MHC for Badger Paternity

John Ladasky ladasky at leland.Stanford.EDU
Tue Aug 6 00:24:19 EST 1996


In article <biozapj-0408961513080001 at apj.zoo.aau.dk>,
Anabela Pinto Jensen <biozapj at aau.dk> wrote:
>
>Dear all
>
>I'm looking for somebody that can give me some ideas about methods in
>MHC determination. 
>I am a behavioural ecologist and don't have a clue about immunology or 
>mol. biology. My goal is to identify who is fathering the litters of a
>clan of wild badgers. I'm considering to take blood samples of this
>population and identify each individual. Next year I will do the same to
>their litters and try to identify  who is fathering them. 
>Is it possible to do in practice?
>Is there any labs working on this technique ? I would like to spend some
>time learning the technique.
>
>Please reply to me,to my personal address, since I don't usually check
>these lists.

Greetings, Anabela,

	My group, under the direction of Dr. Peter Parham, studies MHC 
class I genes in humans, chimpanzees, owl monkeys (my personal project),
and even fish.  My advice to you is that you should not use MHC typing 
to identify parentage, unless you also really want to know something about 
badger MHC molecules.  

	I have not seen any literature describing MHC molecules in ursine
species.  If some sequences were known, you might be able to design a PCR
(polymerase chain reaction) method to get you the badger MHC sequences.
This is the *only* method I would recommend to someone who does not want
to spend a lot of time learning molecular biology.  The best alternative
I can think of, making cDNA and genomic libraries from a few representative
animals, screening for clones by hybridization, identifying loci, and then
designing a PCR from the information you obtain, would probably take you
a few years!  You would generate two or three interesting papers along the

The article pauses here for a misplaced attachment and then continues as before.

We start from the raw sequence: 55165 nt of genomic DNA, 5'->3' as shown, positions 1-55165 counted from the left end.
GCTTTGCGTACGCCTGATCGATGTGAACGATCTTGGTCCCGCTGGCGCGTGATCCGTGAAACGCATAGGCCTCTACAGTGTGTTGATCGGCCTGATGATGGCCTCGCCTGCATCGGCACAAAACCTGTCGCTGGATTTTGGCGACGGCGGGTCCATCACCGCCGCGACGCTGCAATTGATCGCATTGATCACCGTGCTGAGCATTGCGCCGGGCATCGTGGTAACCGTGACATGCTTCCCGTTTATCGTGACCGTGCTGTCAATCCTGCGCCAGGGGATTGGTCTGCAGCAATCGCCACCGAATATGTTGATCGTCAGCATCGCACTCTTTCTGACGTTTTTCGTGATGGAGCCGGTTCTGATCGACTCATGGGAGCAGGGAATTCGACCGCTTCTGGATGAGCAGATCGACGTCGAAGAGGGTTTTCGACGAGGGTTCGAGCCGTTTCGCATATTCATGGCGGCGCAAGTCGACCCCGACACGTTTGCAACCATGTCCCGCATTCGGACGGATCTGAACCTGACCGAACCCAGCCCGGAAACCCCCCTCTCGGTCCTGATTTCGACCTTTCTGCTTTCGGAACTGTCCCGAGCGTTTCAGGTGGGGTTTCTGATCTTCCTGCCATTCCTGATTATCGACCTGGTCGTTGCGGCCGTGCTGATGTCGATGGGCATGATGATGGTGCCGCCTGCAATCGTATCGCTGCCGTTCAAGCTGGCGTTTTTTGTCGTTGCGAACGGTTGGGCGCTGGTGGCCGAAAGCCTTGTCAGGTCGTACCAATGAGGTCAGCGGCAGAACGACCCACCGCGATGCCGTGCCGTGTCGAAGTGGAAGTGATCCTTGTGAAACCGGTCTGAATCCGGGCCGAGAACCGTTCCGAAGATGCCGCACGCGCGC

way, but you would have completely distracted yourself.

	Look up references for a technique called RAPD -- it stands for 
random amplification of polymorphic DNA.  This is also a PCR technique.
It identifies DNA sequence differences between individual animals.  You
don't necessarily care where those differences are in the genome, only
that they do differ.  In order to explain all the bands you see on the
electrophoresis gels, you will also need to do the RAPD on the mothers.
I have never tried this technique, but others I know attest to its 
utility.

	No matter which approach you choose, you need to worry about the
possibility of genetic overlap.  What is the social structure of badgers?
(You should know better than I!)  If the populations are relatively small
and inbred, then two males in an area may likely be brothers.  If you ex-
amine just the MHC, you have at best an 83% chance of telling their
offspring apart, *despite* the high diversity of the MHC.

	Most loci are a lot less diverse.  If there are only two alleles
at a given polymorphic locus (this is the most common condition), you 
have a mere 13% chance of telling the offspring of two brothers apart,
even if you know the mother's genotype!  These odds get even worse if 
the two alleles are not represented at equal frequency in your population
(for example, allele A is present at a 90% gene frequency, and allele B
is present at 10%).  So you need to examine as many independently-segre-
gating *and polymorphic* loci as possible (which generally implies that 
they are on different chromosomes).  The RAPD is the best way to get you
those multiple loci, without forcing you to deal with all of the ugly
details.

	Send me email if you have any more questions.  Good luck!

-- 
Unique ID : Ladasky, John Joseph Jr.
Title     : BA Biochemistry, U.C. Berkeley, 1989  (Ph.D. perhaps 1998???)
Location  : Stanford University, Dept. of Structural Biology, Fairchild D-105
Keywords  : immunology, music, running, Green



More information about the Immuno mailing list